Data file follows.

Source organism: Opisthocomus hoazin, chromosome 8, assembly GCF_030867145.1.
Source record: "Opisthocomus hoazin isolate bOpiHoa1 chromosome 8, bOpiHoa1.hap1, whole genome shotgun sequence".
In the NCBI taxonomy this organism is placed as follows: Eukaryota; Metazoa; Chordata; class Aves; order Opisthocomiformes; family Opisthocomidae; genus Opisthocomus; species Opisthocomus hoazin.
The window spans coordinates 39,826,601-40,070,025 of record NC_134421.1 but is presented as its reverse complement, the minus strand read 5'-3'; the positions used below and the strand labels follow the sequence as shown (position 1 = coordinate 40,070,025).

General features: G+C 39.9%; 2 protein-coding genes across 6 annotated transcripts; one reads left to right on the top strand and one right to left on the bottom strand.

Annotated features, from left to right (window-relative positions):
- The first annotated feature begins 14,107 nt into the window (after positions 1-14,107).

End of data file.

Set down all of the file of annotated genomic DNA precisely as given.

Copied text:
Source organism: Opisthocomus hoazin, chromosome 8, assembly GCF_030867145.1.
Source record: "Opisthocomus hoazin isolate bOpiHoa1 chromosome 8, bOpiHoa1.hap1, whole genome shotgun sequence".
In the NCBI taxonomy this organism is placed as follows: Eukaryota; Metazoa; Chordata; class Aves; order Opisthocomiformes; family Opisthocomidae; genus Opisthocomus; species Opisthocomus hoazin.
The window spans coordinates 39,826,601-40,070,025 of record NC_134421.1 but is presented as its reverse complement, the minus strand read 5'-3'; the positions used below and the strand labels follow the sequence as shown (position 1 = coordinate 40,070,025).

General features: G+C 39.9%; 2 protein-coding genes across 6 annotated transcripts; one reads left to right on the top strand and one right to left on the bottom strand.

Annotated features, from left to right (window-relative positions):
- The first annotated feature begins 14,107 nt into the window (after positions 1-14,107).